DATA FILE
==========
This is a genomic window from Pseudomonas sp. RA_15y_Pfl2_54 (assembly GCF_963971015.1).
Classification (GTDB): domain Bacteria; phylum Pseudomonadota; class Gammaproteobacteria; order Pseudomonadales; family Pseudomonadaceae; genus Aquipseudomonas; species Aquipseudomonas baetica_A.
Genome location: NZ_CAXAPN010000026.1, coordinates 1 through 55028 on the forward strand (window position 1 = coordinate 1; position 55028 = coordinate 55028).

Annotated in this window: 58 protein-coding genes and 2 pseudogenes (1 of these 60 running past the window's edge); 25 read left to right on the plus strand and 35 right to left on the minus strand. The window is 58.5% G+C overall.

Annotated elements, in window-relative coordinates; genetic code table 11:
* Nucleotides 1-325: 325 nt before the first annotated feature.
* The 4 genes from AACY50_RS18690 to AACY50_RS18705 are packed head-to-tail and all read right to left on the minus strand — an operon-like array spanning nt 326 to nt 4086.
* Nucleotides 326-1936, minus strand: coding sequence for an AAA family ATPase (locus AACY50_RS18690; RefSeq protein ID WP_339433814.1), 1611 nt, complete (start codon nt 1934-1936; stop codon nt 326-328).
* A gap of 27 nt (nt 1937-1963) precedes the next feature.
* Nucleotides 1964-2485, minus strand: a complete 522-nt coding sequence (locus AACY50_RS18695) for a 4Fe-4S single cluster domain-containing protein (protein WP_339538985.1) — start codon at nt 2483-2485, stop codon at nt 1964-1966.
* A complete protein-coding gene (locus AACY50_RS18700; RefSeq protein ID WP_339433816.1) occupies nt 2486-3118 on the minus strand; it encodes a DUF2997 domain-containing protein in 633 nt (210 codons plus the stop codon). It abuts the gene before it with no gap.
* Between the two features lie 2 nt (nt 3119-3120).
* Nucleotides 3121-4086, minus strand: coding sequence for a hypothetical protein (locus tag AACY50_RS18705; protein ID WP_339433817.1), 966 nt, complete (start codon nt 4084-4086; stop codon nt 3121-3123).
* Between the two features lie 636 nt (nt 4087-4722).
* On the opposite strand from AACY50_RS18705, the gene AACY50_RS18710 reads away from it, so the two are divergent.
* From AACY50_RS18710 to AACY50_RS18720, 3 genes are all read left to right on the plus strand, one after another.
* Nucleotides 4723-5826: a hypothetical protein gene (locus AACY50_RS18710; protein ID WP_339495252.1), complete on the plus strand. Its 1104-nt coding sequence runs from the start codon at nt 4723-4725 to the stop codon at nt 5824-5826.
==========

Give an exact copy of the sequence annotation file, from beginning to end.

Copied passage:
This is a genomic window from Pseudomonas sp. RA_15y_Pfl2_54 (assembly GCF_963971015.1).
Classification (GTDB): domain Bacteria; phylum Pseudomonadota; class Gammaproteobacteria; order Pseudomonadales; family Pseudomonadaceae; genus Aquipseudomonas; species Aquipseudomonas baetica_A.
Genome location: NZ_CAXAPN010000026.1, coordinates 1 through 55028 on the forward strand (window position 1 = coordinate 1; position 55028 = coordinate 55028).

Annotated in this window: 58 protein-coding genes and 2 pseudogenes (1 of these 60 running past the window's edge); 25 read left to right on the plus strand and 35 right to left on the minus strand. The window is 58.5% G+C overall.

Annotated elements, in window-relative coordinates; genetic code table 11:
* Nucleotides 1-325: 325 nt before the first annotated feature.
* The 4 genes from AACY50_RS18690 to AACY50_RS18705 are packed head-to-tail and all read right to left on the minus strand — an operon-like array spanning nt 326 to nt 4086.
* Nucleotides 326-1936, minus strand: coding sequence for an AAA family ATPase (locus AACY50_RS18690; RefSeq protein ID WP_339433814.1), 1611 nt, complete (start codon nt 1934-1936; stop codon nt 326-328).
* A gap of 27 nt (nt 1937-1963) precedes the next feature.
* Nucleotides 1964-2485, minus strand: a complete 522-nt coding sequence (locus AACY50_RS18695) for a 4Fe-4S single cluster domain-containing protein (protein WP_339538985.1) — start codon at nt 2483-2485, stop codon at nt 1964-1966.
* A complete protein-coding gene (locus AACY50_RS18700; RefSeq protein ID WP_339433816.1) occupies nt 2486-3118 on the minus strand; it encodes a DUF2997 domain-containing protein in 633 nt (210 codons plus the stop codon). It abuts the gene before it with no gap.
* Between the two features lie 2 nt (nt 3119-3120).
* Nucleotides 3121-4086, minus strand: coding sequence for a hypothetical protein (locus tag AACY50_RS18705; protein ID WP_339433817.1), 966 nt, complete (start codon nt 4084-4086; stop codon nt 3121-3123).
* Between the two features lie 636 nt (nt 4087-4722).
* On the opposite strand from AACY50_RS18705, the gene AACY50_RS18710 reads away from it, so the two are divergent.
* From AACY50_RS18710 to AACY50_RS18720, 3 genes are all read left to right on the plus strand, one after another.
* Nucleotides 4723-5826: a hypothetical protein gene (locus AACY50_RS18710; protein ID WP_339495252.1), complete on the plus strand. Its 1104-nt coding sequence runs from the start codon at nt 4723-4725 to the stop codon at nt 5824-5826.